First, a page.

In December 2013 the World Bank proudly announced a rare agreement on water among Israel, Jordan and the Palestinian Authority (PA). The Middle East is not a region where cooperation among states is common, especially in relation to water. Therefore, the news about this so-called “water cooperation agreement” made headlines in the global media.
While the World Bank, and official authorities of the three countries were very pleased with the outcome, environmentalists and Middle East water specialists were sceptical because of the feared adverse impacts of the project on the environment and fragile ecosystem, and its implications for delicate political conflicts on the ground. Some Israeli experts were suspicious, supposing that the main motivation of the agreement was a geopolitical interest associated with giving support to Jordan. “Saving the Dead Sea” which was proclaimed to the public as the main justification of the agreement was seen as distinctly secondary by critics.
Red Sea to Dead Sea
The agreement calls for transportation of water from the Red Sea to the Dead Sea. The goal is to replenish the waters of the Dead Sea that was in serious danger of drying up. The Jordan River had previously been providing feeder waters to sustain the Dead Sea, but these were diminished over the years by diversions in large volumes by Israel, Jordan and Syria.
The project also responds to the acute shortage of clean fresh water, especially in Jordan. One of the main aims of the project is a commitment to build a new desalination plant in Aqaba, Jordan, that will convert salt water from the Red Sea into fresh water. The desalination project will be built and operated by a private company on a strictly commercial basis. The pipeline is scheduled to run exclusively through Jordanian territory from the desalination plant in Aqaba, to avoid strict environmental regulations in Israel. Friends of the Earth Middle East also expressed concerns, pointing out that the volume of water that will be pumped into Dead Sea is not enough to allow the lake to become viable, and that the project is really just an excuse to build a desalination plant and sell its water at a profit.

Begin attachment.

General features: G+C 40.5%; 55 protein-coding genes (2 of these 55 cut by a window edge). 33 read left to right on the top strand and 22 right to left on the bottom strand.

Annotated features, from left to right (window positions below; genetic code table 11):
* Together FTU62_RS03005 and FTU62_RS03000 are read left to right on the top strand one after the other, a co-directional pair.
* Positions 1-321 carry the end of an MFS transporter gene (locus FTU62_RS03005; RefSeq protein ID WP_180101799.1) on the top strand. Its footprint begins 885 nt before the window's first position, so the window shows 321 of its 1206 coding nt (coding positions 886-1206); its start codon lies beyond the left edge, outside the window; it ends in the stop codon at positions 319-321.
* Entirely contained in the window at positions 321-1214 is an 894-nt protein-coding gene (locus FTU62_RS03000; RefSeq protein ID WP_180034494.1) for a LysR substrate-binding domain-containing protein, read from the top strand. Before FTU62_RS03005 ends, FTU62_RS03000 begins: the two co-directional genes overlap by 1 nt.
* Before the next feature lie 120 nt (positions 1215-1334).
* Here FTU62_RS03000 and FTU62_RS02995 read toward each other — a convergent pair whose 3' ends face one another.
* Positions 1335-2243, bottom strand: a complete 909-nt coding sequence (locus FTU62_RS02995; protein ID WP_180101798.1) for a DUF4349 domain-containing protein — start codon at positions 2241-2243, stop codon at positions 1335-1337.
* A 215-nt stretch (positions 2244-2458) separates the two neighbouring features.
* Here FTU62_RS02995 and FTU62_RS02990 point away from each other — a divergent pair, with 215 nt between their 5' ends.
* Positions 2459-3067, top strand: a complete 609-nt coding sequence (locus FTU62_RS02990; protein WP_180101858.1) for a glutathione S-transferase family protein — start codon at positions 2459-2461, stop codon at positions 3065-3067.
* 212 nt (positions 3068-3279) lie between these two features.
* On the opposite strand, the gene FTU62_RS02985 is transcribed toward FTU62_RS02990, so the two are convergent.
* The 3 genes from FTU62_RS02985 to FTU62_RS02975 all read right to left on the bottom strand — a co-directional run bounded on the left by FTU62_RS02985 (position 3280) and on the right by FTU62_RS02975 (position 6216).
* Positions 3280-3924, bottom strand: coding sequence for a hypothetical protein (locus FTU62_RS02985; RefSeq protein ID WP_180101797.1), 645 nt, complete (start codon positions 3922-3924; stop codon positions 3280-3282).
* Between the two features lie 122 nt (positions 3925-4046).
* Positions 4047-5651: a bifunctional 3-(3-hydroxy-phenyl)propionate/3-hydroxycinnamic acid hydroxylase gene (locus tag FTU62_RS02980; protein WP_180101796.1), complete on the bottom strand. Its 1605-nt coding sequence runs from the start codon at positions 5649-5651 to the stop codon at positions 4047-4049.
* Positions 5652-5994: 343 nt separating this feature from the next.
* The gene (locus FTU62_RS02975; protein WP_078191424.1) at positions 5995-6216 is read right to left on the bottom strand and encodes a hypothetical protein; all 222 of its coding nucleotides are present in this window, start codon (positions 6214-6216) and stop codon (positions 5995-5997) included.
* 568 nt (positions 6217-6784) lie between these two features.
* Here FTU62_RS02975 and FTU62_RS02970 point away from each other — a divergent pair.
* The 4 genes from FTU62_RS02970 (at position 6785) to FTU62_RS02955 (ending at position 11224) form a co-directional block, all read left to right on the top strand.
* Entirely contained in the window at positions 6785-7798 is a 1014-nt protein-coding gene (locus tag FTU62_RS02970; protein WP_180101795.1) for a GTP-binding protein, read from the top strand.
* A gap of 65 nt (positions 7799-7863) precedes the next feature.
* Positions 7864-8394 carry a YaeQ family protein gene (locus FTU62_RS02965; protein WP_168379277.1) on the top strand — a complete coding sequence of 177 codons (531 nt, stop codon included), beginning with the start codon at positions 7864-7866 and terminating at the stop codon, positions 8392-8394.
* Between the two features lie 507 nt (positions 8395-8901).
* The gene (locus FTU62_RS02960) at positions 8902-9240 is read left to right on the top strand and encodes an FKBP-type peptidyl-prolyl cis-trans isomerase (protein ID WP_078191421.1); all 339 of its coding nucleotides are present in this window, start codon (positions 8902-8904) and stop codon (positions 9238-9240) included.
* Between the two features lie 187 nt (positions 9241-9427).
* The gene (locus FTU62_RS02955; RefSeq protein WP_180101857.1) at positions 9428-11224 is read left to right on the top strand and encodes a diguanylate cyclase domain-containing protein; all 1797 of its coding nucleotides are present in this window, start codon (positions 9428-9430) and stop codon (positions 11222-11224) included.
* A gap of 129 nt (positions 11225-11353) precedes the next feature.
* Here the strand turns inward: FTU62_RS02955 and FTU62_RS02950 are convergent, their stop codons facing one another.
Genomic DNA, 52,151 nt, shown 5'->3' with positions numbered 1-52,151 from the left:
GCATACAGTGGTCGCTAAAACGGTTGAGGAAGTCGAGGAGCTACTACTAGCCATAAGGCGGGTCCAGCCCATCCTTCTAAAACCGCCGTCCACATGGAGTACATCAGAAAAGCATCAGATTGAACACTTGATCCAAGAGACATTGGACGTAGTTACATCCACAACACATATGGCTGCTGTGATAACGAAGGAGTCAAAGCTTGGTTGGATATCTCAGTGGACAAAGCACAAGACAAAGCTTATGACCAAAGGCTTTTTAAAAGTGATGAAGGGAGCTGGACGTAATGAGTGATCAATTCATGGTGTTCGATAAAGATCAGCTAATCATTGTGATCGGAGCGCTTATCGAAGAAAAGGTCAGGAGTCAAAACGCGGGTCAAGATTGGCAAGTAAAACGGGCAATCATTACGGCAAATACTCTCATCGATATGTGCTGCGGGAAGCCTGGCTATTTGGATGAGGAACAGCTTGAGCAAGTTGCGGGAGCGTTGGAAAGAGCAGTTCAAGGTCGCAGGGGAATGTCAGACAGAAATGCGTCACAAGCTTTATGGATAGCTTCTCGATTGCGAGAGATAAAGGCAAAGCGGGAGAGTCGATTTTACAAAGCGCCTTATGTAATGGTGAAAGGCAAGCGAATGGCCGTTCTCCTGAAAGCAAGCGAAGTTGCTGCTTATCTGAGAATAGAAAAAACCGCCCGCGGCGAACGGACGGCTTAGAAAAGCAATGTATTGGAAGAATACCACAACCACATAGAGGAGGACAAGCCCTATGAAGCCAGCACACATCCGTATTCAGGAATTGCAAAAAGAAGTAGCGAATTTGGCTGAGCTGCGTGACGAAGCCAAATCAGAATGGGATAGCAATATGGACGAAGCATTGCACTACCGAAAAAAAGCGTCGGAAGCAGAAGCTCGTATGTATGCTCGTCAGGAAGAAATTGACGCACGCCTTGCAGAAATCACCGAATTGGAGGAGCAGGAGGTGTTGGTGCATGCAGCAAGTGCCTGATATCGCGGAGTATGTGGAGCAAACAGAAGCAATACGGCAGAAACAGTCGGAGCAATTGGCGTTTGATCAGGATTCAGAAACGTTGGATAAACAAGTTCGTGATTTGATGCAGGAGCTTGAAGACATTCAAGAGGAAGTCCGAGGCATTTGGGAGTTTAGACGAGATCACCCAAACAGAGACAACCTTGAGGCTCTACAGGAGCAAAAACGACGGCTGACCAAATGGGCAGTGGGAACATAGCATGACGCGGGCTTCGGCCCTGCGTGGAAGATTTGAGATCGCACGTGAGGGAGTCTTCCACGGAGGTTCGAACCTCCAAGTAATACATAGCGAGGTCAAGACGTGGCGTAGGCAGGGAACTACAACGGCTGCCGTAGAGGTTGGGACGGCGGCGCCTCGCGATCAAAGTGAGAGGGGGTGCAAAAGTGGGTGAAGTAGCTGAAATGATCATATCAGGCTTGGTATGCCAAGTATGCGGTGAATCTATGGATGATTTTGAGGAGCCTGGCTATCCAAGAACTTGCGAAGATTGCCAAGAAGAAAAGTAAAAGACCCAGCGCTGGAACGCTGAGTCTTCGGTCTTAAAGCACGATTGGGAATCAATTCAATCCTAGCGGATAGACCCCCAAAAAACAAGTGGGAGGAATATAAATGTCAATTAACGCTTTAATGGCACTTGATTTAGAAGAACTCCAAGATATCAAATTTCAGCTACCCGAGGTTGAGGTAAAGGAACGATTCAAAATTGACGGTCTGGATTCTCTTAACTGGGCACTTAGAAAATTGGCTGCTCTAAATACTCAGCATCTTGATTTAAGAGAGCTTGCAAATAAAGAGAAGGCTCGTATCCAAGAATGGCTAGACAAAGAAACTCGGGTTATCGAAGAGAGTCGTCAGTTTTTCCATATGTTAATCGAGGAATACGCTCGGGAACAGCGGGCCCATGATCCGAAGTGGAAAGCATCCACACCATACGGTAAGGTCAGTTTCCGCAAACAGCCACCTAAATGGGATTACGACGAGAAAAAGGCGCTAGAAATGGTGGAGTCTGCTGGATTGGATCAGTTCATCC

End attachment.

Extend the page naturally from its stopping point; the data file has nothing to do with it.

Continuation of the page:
If the parties are grossly unequal and asymmetrical in terms of economic, political and military power, the idea of international cooperation on an equitable basis is almost impossible to realise.
The proposed desalinisation plant will produce for Israel and Jordan each, 8 to 13 billion gallons of water a year. Meanwhile, according to The New York Times the Palestinians “expect to be able to buy up to 8 billion gallons of additional fresh water from Israel at preferential prices”. Although 25 miles of the Dead Sea’s shoreline lie in the Israeli-occupied West Bank, Palestinians currently have no access to the Dead Sea but could claim that they will have riparian rights in the future when the state of Palestine is finally established. Meanwhile, Palestinians are forced to buy water from the Israeli desalination plant at high prices.
Recently Israel boastfully announced that there is no water shortage any longer in the country thanks to desalination plants and widely used high-tech reclaimed water in agriculture. This is very good news for Israel. However, it is difficult to understand why the Palestinians are denied or significantly restricted access to an equitable share of mountain aquifers and Jordan River basin, while at the same time being encouraged to buy fresh water from Israel. This puzzle cannot be explained without a closer look at water sharing arrangements and so-called “cooperation” between Israel and Palestine.
Myths about water
There are some myths about water issues in relation to Israel and the Palestinians. First of all, contrary to Israeli propaganda, Occupied Palestinian Territories (OPT) are actually rich in water resources, but the unequal distribution of water rights is used for the benefit of Israel while Palestinians are made to struggle for basic water access. The Mountain Aquifer is one of the most important water resources in the region, being fed by the relatively plentiful rain of the West Bank – Ramallah, which receives an average of 700 mm rainfall per year, around the same as Edinburgh – and historically providing up to a quarter of Israel’s freshwater supplies. Despite alarmist predictions of insufficient drinking water supplies by 2040, based on the expected population growth in the OPT, Jordan and Israel, it is highly unlikely that drinking water will be scarce. Israel suggested as much when it announced that the country has solved its water problem and was ready to sell additional water to the Palestinians.